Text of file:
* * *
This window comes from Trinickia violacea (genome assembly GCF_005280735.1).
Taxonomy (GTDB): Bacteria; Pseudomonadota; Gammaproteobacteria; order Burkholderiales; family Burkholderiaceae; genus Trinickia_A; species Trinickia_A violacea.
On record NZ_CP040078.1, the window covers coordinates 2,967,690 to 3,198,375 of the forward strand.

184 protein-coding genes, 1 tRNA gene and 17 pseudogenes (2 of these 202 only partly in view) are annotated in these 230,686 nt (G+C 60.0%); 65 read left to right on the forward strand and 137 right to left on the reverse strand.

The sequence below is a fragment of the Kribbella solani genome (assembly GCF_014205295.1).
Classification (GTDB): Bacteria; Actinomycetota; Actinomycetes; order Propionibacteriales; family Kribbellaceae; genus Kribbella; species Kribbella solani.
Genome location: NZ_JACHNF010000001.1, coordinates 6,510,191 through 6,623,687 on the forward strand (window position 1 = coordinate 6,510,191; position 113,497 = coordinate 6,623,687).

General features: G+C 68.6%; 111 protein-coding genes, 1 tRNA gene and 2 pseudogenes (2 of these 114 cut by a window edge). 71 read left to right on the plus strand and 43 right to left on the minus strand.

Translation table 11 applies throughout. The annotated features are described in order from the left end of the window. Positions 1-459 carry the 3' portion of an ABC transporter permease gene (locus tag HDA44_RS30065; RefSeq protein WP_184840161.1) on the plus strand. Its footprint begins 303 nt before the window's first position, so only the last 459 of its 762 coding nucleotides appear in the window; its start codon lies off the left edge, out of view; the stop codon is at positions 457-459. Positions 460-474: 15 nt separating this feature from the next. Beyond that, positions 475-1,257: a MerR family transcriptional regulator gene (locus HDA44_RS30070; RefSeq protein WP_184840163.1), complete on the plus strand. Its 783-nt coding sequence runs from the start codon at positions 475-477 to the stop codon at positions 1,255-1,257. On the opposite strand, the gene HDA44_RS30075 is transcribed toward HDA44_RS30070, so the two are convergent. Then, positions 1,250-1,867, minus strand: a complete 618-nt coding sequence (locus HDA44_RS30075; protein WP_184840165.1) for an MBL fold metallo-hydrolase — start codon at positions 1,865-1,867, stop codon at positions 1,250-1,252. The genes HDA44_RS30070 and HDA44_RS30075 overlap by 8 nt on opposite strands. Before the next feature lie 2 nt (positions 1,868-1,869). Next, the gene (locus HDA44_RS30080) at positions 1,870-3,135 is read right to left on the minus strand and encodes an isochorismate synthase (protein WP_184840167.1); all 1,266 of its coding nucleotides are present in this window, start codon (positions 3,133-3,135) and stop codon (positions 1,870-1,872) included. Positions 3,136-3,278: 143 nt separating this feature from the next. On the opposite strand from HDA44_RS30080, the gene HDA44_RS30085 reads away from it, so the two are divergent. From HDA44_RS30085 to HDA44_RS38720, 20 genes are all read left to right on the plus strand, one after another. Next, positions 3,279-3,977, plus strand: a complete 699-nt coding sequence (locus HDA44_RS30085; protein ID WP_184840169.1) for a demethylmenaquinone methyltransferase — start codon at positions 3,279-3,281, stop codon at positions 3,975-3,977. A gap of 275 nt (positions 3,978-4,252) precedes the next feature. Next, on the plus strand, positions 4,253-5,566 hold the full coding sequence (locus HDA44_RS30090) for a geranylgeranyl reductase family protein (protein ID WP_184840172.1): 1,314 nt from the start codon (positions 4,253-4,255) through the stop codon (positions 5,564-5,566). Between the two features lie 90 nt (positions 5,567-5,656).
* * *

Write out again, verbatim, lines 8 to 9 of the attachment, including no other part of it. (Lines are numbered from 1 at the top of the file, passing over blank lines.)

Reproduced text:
General features: G+C 68.6%; 111 protein-coding genes, 1 tRNA gene and 2 pseudogenes (2 of these 114 cut by a window edge). 71 read left to right on the plus strand and 43 right to left on the minus strand.

Translation table 11 applies throughout. The annotated features are described in order from the left end of the window. Positions 1-459 carry the 3' portion of an ABC transporter permease gene (locus tag HDA44_RS30065; RefSeq protein WP_184840161.1) on the plus strand. Its footprint begins 303 nt before the window's first position, so only the last 459 of its 762 coding nucleotides appear in the window; its start codon lies off the left edge, out of view; the stop codon is at positions 457-459. Positions 460-474: 15 nt separating this feature from the next. Beyond that, positions 475-1,257: a MerR family transcriptional regulator gene (locus HDA44_RS30070; RefSeq protein WP_184840163.1), complete on the plus strand. Its 783-nt coding sequence runs from the start codon at positions 475-477 to the stop codon at positions 1,255-1,257. On the opposite strand, the gene HDA44_RS30075 is transcribed toward HDA44_RS30070, so the two are convergent. Then, positions 1,250-1,867, minus strand: a complete 618-nt coding sequence (locus HDA44_RS30075; protein WP_184840165.1) for an MBL fold metallo-hydrolase — start codon at positions 1,865-1,867, stop codon at positions 1,250-1,252. The genes HDA44_RS30070 and HDA44_RS30075 overlap by 8 nt on opposite strands. Before the next feature lie 2 nt (positions 1,868-1,869). Next, the gene (locus HDA44_RS30080) at positions 1,870-3,135 is read right to left on the minus strand and encodes an isochorismate synthase (protein WP_184840167.1); all 1,266 of its coding nucleotides are present in this window, start codon (positions 3,133-3,135) and stop codon (positions 1,870-1,872) included. Positions 3,136-3,278: 143 nt separating this feature from the next. On the opposite strand from HDA44_RS30080, the gene HDA44_RS30085 reads away from it, so the two are divergent. From HDA44_RS30085 to HDA44_RS38720, 20 genes are all read left to right on the plus strand, one after another. Next, positions 3,279-3,977, plus strand: a complete 699-nt coding sequence (locus HDA44_RS30085; protein ID WP_184840169.1) for a demethylmenaquinone methyltransferase — start codon at positions 3,279-3,281, stop codon at positions 3,975-3,977. A gap of 275 nt (positions 3,978-4,252) precedes the next feature. Next, on the plus strand, positions 4,253-5,566 hold the full coding sequence (locus HDA44_RS30090) for a geranylgeranyl reductase family protein (protein ID WP_184840172.1): 1,314 nt from the start codon (positions 4,253-4,255) through the stop codon (positions 5,564-5,566). Between the two features lie 90 nt (positions 5,567-5,656).